Stroke Survivors Can Come Back Strong – and Tech Tools Can Help

Since May is National Stroke Awareness Month, and since I am a stroke survivor, I want to share with you some important information everyone needs to know — whether you are a stroke survivor yourself, or have a recovering relative or friend.

In my Pick of the Week section, let me tell you about Allsup, a company that has turned into a powerhouse helping people win their elusive benefits.

We hear of quite a few famous stroke survivors — like actor Kirk Douglas, Vice President Joe Biden’s son Beau Biden, weatherman Mark McEwen and Dick Clark.New England Patriots linebacker Tedy Bruschi had a stroke 10 days after winning the Super Bowl. He was only 31 years old and said he was in the best shape of his life. He thought strokes only happened to elderly people.

In the tech industry, Steve Largent — head of the wireless association CTIA — had a stroke the year after I had mine. When we talk, I see Steve’s recovery has been inspiring. He has the right attitude. His hard work, commitment and recovery make a great success story to inspire everyone struggling with stroke and recovery today.

Sharing My Story

As I struggled with recovery, I found a problem that needed a solution. Suddenly I had many new doctors and had even more questions. Surprisingly, they offered nothing in the way of answers.

I wanted to know how to recover quickly. How to put this behind me. What was coming next. I wanted to know how to get my life back. Eventually I did learn — over time.

Life After Stroke

So I decided when I had recovered that I would help others get these answers. I would write a book on what I had learned. I wanted to help others better understand what was happening to them and what was coming next by telling my story.

My book, Life After Stroke: On The Road To Recovery, has just been published. I have received so many touching emails from readers. You can click here and read the first couple of chapters. It will open your eyes and give you important tools everyone should have.

In the book, I call us “stroke survivors.” To me, having a positive attitude is an important part of the recovery process. Looking at the glass as being half full, not half empty. That is key.

An App for ‘Help!’

In the world of wireless and healthcare technology, there are so many new ideas that didn’t exist a few short years ago. Here is one example: an app for stroke survivors that works on smartphones.

Jay Elliott, founder of Nuvel and author of The Steve Jobs Way, briefed me on his new app, vSOS.

When you press the icon on your iPhone, it jumps to action. It calls you to see if you need help. If you don’t answer, it can use GPS technology to tell where you are and send emergency help.

Elliott developed this with a friend in mind who is also recovering from a stroke. vSOS actually has lots of applications, including for people living alone.

Awesome and Awful

This is just one of many exciting ideas I am briefed on every day. When I went to the CTIA Wireless show in March, there were so many more exciting ideas on display. This is an amazing time we are entering, and I will tell you about many of these great ideas.

The good news is stroke survivors often come back strong. They can once again grow into important players in our industry and our companies. It just takes a little extra time and work.

I have to tell you, while I would never volunteer to take the ride again, what I learned about the mind is incredible. It is strong and deep — and a very surprising place. It was the most beautiful and awesome and awful ride, all at once.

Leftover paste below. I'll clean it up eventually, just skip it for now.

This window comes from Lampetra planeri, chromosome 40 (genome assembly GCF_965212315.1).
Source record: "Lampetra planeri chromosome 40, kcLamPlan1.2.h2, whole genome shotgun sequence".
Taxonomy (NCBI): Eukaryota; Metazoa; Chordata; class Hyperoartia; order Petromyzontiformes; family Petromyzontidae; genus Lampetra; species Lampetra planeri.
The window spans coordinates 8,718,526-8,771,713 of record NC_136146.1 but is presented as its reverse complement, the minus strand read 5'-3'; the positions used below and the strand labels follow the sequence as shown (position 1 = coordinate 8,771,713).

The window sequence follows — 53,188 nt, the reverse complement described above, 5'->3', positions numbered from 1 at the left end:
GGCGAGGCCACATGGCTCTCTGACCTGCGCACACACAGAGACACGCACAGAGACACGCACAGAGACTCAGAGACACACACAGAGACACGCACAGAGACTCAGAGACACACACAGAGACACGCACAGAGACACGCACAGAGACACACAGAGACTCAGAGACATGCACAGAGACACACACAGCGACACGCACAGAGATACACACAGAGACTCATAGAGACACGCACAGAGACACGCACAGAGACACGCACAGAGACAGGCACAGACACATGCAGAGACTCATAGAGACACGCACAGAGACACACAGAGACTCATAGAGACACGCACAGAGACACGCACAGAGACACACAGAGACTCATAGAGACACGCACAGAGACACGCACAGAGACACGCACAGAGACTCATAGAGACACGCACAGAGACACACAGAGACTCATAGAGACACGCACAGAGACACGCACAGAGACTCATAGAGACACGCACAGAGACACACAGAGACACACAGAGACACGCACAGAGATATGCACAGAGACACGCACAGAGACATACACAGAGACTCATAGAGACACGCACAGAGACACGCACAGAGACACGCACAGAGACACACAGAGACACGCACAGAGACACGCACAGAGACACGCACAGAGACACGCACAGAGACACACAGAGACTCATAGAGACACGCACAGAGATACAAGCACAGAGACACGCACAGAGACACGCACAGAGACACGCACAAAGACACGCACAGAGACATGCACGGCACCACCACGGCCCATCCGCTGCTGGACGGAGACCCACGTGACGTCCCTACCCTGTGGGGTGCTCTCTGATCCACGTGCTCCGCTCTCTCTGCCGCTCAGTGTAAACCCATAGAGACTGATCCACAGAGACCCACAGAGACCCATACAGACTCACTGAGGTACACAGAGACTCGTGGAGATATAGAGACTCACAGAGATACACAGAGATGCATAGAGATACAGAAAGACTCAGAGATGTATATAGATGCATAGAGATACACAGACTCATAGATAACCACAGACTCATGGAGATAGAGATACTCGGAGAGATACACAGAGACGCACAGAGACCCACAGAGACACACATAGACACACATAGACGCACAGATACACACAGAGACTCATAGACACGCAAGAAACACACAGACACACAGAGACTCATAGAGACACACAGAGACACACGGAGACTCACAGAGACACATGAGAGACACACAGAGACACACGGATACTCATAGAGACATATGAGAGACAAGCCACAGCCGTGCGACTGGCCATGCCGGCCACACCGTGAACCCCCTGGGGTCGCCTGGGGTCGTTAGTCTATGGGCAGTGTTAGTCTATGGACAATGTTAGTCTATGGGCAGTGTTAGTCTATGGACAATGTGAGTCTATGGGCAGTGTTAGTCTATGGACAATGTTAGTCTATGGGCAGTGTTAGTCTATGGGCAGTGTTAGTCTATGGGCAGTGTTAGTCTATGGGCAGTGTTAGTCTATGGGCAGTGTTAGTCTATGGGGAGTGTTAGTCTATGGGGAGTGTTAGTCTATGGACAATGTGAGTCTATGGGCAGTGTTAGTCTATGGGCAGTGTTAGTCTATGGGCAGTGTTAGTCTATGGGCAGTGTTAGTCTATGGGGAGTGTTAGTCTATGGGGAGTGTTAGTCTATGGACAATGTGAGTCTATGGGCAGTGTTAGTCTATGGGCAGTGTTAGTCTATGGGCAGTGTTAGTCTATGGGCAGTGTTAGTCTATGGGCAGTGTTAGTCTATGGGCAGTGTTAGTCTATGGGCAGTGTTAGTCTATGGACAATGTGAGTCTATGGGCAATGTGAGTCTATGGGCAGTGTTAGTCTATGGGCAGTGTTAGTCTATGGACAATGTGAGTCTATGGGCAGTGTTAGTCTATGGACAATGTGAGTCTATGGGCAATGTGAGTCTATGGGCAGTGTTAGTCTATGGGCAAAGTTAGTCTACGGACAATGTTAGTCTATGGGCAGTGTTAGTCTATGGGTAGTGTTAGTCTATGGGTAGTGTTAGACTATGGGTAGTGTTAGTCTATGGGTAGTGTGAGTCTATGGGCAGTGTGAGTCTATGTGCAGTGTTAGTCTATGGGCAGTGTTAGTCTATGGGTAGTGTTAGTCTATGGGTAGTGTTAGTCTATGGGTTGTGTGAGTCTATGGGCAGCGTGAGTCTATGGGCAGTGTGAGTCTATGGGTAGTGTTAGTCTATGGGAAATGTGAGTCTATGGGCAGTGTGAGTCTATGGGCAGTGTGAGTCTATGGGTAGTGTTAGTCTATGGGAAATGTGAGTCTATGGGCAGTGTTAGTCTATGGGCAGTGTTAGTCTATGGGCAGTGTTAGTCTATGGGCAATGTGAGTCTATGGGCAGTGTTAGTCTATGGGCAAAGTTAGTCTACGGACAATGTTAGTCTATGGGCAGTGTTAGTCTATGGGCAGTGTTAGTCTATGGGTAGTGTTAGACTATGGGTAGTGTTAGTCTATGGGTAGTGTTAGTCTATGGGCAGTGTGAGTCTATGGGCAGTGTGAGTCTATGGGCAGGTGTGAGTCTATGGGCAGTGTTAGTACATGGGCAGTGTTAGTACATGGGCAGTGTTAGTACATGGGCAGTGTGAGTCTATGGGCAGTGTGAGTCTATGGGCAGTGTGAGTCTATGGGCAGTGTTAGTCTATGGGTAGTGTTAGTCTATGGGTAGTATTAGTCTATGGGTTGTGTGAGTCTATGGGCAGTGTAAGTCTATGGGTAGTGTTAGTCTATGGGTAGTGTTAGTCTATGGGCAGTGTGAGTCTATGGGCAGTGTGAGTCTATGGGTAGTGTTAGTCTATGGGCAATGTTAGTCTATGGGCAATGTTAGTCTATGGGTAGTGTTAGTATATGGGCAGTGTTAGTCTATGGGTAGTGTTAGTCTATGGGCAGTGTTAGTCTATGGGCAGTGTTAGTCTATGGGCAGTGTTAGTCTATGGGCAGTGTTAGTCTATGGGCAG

When I give a speech on my experience, it brings back tears about the past and excitement about the future.

There are so many new health-tech ideas in the market today. This is one of the reasons I am so interested in and excited about our growing wireless health, mHealth and eHealth industry. Health is something that we will all be dealing with going forward as individuals, workers and investors. You will see me following and covering and talking about this exciting area. I hope it surprises and delights you as much as it does me.

The changes in healthcare technology we have seen over the last seven years have truly been amazing, and we are still only in the first inning of this brand new game. Batter up!Jeff Kagan's Pick of the Week

My Pick of the Week is Allsup, a company that helps people win their Social Security benefits. Jim Allsup started the company in 1984 after working for the Social Security Administration. He saw a need and started this company, which has grown into a powerhouse of help for those struggling with a variety of illnesses, including stroke.

Since I am a stroke survivor, I can completely understand their model and the need. I was unable to work or even think. My income stopped, and my mind was in such chaos. Benefits? Disability insurance or Social Security? I was lost. That’s where Allsup enters the picture.

Allsup calls itself the nation’s leading disability representation company and says it has helped more than 150,000 people receive more than US$12 billion in Social Security Disability Insurance (SSDI) and Medicare benefits.

This is a needed service when dealing with the confusing and complex world of government benefits, where even when you need them the most, it is often very difficult to get help. If only I knew about Allsup a few years ago!

Jeff Kagan

Jeff Kagan is an E-Commerce Times columnist and industry analyst following wireless, telecom and healthcare technology. He is also an author, speaker and consultant. Email him at [email protected]. Read the first chapters of his new bookLife After Stroke, now available at and Barnes & Noble.

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